Wednesday, August 13, 2014
This weekend, Georgetown County will welcome some 200 anglers, all hoping to pull a prize-winning catch from one of our rivers.
Many of them will be experiencing our county and all it has to offer for the first time, and many will come with families in tow.
It’s a good sign that the plan set into motion several years ago with construction of the Carroll Ashmore Campbell Marine Complex was a sound one.
It has taken some time and effort, but Georgetown County now has a foot in the door and is successfully reeling in major fishing tournaments and all the economic benefits that come with them.
The county is the proud host of tournament stops for the Inshore Fishing Association’s (IFA) Redfish and Kayak tours set for this Saturday and Sunday.
Sixty boats and about 50 kayaks are signed up to compete, and registration is still open. It’s a bigger turnout than our first tournament this year, as the Cabela’s King Kat tournament in April attracted 21 teams. The numbers will continue to grow with our next tournament, the weeklong B.A.S.S. Nation Southern Divisional Championship, set for April 19-25.
The direct economic impact we see from each angler who signs up for these tournaments is significant. They’re staying in local hotels or securing other rental accommodations.
They’re eating in restaurants, and like most visitors, they’re shopping. Additionally, they’re fueling their vehicles and filling up their coolers for a long day on the river.
If they bring their families, the impact is multiplied.
But the benefits of being a tournament host site go well beyond that. These are high profile events with national audiences, and for the time they’re here, Georgetown County is in the spotlight.
Our natural resources are easily our biggest attraction for visitors, and with these tournaments, those are being showcased to a nationwide audience that values what we have to offer. With major national sponsorship, many of these events are broadcast into more than 100 million households in the U.S. and Canada via very respected TV programs and networks.
Becoming established as a successful tournament site generally requires a three-year commitment and dedication to selling organizations on the area, its facilities and resources.
There are a lot of communities out there competing for these tournaments, but I don’t think there’s any question that Georgetown County has what it takes to set us apart from the competition.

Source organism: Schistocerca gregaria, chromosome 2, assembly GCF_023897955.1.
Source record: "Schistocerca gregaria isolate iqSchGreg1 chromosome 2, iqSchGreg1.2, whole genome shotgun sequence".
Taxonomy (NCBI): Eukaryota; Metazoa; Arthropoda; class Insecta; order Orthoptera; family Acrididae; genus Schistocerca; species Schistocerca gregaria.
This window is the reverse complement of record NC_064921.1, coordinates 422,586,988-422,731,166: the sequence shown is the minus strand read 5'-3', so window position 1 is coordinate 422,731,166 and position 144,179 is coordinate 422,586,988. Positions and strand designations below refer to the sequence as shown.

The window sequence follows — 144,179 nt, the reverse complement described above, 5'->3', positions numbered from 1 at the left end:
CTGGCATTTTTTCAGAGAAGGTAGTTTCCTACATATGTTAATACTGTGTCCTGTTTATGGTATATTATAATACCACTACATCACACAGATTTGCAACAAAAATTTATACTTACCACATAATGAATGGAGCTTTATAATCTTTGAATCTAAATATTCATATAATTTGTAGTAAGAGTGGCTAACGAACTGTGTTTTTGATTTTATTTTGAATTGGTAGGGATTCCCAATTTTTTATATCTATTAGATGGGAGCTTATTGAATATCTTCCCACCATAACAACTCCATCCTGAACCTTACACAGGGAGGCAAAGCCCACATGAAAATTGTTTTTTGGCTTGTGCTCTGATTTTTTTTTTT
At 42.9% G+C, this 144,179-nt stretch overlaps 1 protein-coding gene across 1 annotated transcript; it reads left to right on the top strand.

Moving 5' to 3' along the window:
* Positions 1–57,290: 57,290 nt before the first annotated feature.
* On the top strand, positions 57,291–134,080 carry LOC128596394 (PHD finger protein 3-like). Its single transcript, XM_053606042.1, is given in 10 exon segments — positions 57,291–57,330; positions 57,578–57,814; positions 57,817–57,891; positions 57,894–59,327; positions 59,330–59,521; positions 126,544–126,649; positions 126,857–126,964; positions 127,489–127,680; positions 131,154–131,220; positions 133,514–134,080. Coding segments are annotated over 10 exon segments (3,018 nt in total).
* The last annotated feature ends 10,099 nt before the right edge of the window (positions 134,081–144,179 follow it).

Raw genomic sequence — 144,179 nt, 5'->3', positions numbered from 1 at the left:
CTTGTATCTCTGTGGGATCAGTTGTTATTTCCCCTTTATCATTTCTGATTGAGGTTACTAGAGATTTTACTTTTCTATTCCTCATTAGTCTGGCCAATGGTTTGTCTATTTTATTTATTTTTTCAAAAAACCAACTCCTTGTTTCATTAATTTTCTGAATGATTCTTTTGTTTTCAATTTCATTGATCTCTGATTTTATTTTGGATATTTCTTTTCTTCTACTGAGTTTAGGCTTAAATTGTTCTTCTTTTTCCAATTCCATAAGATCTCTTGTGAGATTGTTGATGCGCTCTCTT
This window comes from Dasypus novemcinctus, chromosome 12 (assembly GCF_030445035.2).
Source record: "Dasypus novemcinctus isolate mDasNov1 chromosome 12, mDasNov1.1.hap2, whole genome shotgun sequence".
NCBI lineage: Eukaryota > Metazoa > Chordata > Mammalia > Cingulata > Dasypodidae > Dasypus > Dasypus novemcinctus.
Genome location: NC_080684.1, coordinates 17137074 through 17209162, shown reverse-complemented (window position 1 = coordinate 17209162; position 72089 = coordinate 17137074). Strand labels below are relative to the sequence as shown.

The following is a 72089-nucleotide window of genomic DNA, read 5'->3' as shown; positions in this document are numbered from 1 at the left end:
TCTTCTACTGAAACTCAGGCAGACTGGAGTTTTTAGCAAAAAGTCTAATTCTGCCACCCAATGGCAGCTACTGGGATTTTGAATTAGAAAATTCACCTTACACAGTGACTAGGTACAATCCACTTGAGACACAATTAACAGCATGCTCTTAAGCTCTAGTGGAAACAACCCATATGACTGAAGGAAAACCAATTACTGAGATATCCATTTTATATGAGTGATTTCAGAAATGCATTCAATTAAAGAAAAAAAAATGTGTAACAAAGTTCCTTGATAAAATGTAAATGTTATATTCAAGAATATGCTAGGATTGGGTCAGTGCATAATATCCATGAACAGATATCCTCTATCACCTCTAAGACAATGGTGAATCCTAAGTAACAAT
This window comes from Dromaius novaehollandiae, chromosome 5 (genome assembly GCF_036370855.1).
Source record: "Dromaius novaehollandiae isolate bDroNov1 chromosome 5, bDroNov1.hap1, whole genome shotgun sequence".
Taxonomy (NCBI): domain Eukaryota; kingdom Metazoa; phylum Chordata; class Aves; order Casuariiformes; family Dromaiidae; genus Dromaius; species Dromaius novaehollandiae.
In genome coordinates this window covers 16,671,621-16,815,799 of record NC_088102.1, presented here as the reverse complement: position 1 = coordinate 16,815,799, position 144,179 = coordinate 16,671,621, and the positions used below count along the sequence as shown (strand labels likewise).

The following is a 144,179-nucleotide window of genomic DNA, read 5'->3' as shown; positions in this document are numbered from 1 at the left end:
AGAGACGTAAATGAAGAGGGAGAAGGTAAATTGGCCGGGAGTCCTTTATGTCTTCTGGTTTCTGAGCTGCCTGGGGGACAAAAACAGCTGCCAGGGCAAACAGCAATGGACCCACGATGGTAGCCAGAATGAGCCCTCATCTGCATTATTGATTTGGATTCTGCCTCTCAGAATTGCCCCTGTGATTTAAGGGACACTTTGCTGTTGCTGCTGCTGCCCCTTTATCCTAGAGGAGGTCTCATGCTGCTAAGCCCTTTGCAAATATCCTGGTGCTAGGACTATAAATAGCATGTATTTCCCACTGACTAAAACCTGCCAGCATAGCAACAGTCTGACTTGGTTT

The IFA’s tour stops haven’t even taken place yet, but that group has already invited us to host another event next year. The Cabela’s King Kat event will also be returning in 2015.
Those of us that grew up hunting, fishing and enjoying the outdoors here in Georgetown County recognize the treasures that we have been blessed with. As we expose these treasures to the visitors that participate in these tournaments, it makes them want to come back for subsequent events, and perhaps even move here to live.
Our natural resources are our biggest assets. We love to show them off and share them with people who appreciate them the same way we do.
Complementing our natural resources with world-class facilities makes us a perfect fit for attracting these tournaments, and I am looking forward to seeing the county host many more events in the coming years.
To learn more about the upcoming IFA tour stops in Georgetown, or to register to compete, visit www.ifatours.com. There are no qualifiers to compete, but IFA membership is required and can be purchased at the IFA website during the registration process.
We hope to see you at the Campbell Marine Complex this weekend.
Georgetown Times is pleased to offer readers the enhanced ability to comment on stories. We expect our readers to engage in lively, yet civil discourse. We do not edit user submitted statements and we cannot promise that readers will not occasionally find offensive or inaccurate comments posted in the comments area. Responsibility for the statements posted lies with the person submitting the comment, not Georgetown Times.